• Albumin and prealbumin: to detect malnutrition, since approximately 30–80% of patients diagnosed with GC are malnourished (34).
Genetic Testing for Hereditary GC
Although genetic testing may not be necessary for the diagnosis of some hereditary GI syndromes (i.e., FAP can be diagnosed through a clinical diagnosis of polyposis), it can be beneficial for clinicians and their patients in gaging the severity of the disease (attenuated FAP vs. classic FAP) and the risk for extra-intestinal cancer, and to help identify mutation carriers in the family. Genetic testing is available for each syndrome listed in Table 2 through several commercial laboratories in the US and worldwide. Individuals presenting with DGC should be referred for CDH1 testing and if the results are negative, additional testing options may be considered. Genetic testing for individuals with intestinal type GC may be dependent on other factors in their personal and family history.
The traditional approach to genetic testing typically involves analyzing a single gene or a few related genes, such as in the case of LS, based on cancers observed in families. However, because many of these syndromes have overlapping features and because a good percentage of people (30–50%) presenting for genetic testing will not have a family history significant enough to warrant testing, this approach may not identify all mutation carriers (35). In patients with GC who do not have a family history of cancer or who have a family history that is limited, and for whom additional diagnostic procedures (colonoscopy) have been uninformative, a broader approach through a multigene panel may be beneficial and more economical. Patients should be counseled on these factors prior to testing, especially regarding the limitations of the technology, the possible implications of the test results for their personal health and their family members, the possible out-of-pocket costs, and the insurance implications.
Diagnostic and Staging Modalities
Upper GI Endoscopy
Since early detection of GCs can significantly improve outcomes, screening esophagogastroduodenoscopy (EGD) is performed in countries with a high prevalence of GC, such as Japan and South Korea. In regions outside of Asia with lower prevalence, endoscopic screening has not been shown to be beneficial for primary prevention in the general population (36). In patients with hereditary GI cancer syndromes, screening should be considered in certain cases (30). Those with adenomatous polyposis syndromes, such as FAP or MAP, screening EGD is recommended starting at age 25–30 years and repeated screening every 0.5–4 years according to the Spigelman stage of duodenal polyposis (37). Patients with LS should typically undergo initiation of EGD with biopsy at age 30–35, with treatment of any H. pylori infection and surveillance every 3–5 years. Evidence for screening EGD in hamartomatous polyposis syndromes, including Peutz-Jeghers syndrome, juvenile polyposis syndrome, Cowden syndrome, and serrated polyposis syndrome, is limited and should be considered on a case-by-case basis. As previously described in patients with HDGC, prophylactic TG is typically recommended at a young age, obviating the need for screening EGD.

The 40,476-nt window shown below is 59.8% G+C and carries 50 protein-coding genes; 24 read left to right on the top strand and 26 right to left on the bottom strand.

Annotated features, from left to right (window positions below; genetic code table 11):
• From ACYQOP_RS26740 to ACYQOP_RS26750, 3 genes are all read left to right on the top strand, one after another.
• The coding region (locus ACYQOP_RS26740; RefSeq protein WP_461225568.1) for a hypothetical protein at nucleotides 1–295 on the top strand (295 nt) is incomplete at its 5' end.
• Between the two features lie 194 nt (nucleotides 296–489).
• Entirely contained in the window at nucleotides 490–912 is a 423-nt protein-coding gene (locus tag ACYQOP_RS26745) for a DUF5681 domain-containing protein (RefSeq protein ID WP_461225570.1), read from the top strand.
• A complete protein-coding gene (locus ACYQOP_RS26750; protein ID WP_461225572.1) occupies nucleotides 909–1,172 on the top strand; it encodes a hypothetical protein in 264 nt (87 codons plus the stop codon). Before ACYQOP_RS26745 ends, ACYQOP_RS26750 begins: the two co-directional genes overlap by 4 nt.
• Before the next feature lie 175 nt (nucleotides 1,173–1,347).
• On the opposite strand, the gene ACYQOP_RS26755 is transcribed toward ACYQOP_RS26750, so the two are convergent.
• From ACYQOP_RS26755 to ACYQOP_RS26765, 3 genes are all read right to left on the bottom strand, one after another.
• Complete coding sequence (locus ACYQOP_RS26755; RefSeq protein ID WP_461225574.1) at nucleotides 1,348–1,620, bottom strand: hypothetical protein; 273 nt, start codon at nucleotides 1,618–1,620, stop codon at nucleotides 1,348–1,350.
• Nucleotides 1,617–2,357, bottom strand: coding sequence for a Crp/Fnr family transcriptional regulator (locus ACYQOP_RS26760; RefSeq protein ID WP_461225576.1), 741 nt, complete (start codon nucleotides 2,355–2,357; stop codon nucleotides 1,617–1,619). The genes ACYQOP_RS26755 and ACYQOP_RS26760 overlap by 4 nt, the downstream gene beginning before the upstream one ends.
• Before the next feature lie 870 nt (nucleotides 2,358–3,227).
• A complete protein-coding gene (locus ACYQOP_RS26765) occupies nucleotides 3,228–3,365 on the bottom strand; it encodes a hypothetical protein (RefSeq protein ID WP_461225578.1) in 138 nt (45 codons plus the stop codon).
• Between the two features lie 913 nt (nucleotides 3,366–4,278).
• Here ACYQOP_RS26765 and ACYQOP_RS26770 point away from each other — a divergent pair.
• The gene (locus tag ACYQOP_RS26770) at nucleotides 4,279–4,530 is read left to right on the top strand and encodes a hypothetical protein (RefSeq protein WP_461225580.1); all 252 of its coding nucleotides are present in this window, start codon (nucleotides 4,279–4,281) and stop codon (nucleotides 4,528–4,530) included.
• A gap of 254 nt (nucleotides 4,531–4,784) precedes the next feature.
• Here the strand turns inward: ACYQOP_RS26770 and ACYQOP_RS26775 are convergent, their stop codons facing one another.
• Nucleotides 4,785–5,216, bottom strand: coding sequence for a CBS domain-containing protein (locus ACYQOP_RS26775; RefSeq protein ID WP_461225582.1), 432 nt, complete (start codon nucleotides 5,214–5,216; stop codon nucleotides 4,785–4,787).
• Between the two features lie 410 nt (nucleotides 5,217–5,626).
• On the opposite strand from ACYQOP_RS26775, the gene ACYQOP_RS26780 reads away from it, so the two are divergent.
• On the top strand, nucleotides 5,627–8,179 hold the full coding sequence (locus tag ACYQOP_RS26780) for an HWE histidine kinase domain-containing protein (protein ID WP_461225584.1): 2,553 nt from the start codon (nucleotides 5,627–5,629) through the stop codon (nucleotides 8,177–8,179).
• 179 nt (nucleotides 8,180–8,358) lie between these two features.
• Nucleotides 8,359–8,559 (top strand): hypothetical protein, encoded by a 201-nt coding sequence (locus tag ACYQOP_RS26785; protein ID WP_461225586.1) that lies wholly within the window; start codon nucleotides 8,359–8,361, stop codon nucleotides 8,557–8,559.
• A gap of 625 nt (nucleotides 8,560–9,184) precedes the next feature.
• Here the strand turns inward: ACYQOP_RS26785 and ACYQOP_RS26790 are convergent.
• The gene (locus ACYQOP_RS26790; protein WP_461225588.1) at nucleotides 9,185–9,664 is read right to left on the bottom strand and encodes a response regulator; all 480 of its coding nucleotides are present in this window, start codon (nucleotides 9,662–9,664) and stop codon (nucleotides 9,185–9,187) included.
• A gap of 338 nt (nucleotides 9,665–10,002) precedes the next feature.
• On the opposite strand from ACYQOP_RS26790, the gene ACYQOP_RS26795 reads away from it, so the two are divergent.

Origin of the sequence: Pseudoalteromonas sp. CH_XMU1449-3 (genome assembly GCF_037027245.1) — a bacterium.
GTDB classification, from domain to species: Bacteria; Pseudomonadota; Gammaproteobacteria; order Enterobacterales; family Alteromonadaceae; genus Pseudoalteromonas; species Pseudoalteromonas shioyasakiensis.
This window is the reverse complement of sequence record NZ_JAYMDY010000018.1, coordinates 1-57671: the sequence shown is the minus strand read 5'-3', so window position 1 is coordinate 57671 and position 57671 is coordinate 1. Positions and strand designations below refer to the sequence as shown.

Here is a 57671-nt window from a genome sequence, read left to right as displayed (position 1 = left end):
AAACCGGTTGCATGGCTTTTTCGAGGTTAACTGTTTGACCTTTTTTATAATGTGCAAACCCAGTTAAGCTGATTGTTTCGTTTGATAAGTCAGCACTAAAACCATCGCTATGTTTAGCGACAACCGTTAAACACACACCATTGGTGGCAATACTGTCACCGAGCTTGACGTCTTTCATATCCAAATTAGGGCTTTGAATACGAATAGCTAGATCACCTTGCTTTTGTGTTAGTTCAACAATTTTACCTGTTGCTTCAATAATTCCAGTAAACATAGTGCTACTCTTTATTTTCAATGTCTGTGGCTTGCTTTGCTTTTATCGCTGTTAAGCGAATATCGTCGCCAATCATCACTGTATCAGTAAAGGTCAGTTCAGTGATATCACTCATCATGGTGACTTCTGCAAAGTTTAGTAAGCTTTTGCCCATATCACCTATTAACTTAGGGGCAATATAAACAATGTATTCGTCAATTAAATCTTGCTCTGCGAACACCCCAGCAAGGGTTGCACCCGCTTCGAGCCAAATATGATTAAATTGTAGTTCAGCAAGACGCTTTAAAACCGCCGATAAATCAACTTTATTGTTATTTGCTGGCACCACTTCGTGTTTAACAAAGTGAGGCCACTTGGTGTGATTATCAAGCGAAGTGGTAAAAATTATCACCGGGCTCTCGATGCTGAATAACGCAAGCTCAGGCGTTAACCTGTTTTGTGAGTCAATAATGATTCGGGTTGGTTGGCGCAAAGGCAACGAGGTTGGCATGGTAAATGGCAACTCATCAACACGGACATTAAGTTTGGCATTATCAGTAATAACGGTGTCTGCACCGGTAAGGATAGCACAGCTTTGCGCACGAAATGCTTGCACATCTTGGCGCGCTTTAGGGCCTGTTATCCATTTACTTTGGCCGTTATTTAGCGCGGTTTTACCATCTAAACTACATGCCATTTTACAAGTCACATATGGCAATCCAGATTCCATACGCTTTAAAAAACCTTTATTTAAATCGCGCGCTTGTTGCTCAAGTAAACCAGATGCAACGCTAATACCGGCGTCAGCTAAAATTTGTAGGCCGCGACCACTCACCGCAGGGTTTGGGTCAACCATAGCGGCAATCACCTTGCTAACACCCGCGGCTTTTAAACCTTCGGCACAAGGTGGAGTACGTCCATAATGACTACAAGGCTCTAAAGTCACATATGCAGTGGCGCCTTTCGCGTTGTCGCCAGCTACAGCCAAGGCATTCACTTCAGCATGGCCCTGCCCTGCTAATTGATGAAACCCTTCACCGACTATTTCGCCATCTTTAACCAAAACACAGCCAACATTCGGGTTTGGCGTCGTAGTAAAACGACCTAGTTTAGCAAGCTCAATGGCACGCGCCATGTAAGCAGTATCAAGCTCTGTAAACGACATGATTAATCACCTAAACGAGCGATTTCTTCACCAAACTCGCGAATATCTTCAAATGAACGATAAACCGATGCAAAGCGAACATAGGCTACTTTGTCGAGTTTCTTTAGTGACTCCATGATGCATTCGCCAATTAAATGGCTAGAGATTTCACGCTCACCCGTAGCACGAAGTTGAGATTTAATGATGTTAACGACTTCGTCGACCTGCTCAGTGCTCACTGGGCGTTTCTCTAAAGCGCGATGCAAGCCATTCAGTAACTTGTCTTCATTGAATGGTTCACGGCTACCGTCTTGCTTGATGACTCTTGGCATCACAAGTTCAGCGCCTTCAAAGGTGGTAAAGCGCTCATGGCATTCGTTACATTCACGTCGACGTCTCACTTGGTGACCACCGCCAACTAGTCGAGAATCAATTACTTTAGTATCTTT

Surveillance of Precancerous Lesions
When identified on EGD, gastric adenomas are removed via endoscopic resection (ER) in a similar fashion to adenomas found in the colon. All specimens should be sent for histologic analysis. The incidence of GC following resection of gastric adenomas is not clearly defined, but recent reports indicate that it is in the neighborhood of 3% (38). Given this uncertainty regarding the natural history of these lesions, optimal surveillance recommendations are similarly uncertain. Current recommendations are for repeat EGD in 1 year for adenomatous and hyperplastic lesions (39).
In addition to gastric adenomas, atrophic gastritis, intestinal metaplasia, and epithelial dysplasia confer an increased risk for the development of GC. When gastric histology reveals extensive atrophy or intestinal metaplasia, it is recommended to perform surveillance EGDs every 3 years with multiple non-targeted, or “mapping,” biopsies to assess for the development of dysplasia. In cases of mild or moderate atrophy or intestinal metaplasia, there is no clear role for endoscopic surveillance. In cases of low-grade dysplasia without an endoscopically identified lesion, patients should undergo repeat EGD at 1 year. When high-grade dysplasia is present, patients should undergo immediate repeat EGD evaluation, followed by EGD surveillance at 6-month to 1-year intervals (40).
In all of the above cases, there is a strong recommendation to eradicate H. pylori when it is present. Fundic gland polyps and inflammatory fibroid polyps typically do not require surveillance.
Screening or surveillance EGDs are performed in a clear field with a standardized procedure for mapping the stomach. Documentation is highly recommended to assure visualization of the entire mucosa of the stomach to avoid missing lesions. Detecting subtle changes in the gastric mucosa is often challenging. Features of a dysplastic or cancerous lesion include disruptions in the contour of the gastric mucosa; lesions, which can be pedunculated or sessile; and alterations in their vascular patterns (Figure 1). The Paris classification is used to further categorize the appearance of these lesions (Table 3) (41). Several techniques have been developed to assist with identifying such lesions, including magnifying endoscopy, chromoendoscopy, narrow band imaging, flexible spectral color enhancement endoscopy, and confocal laser endomicroscopy. These techniques have shown great promise in improving endoscopic detection of worrisome lesions and in guiding biopsy site selection (42).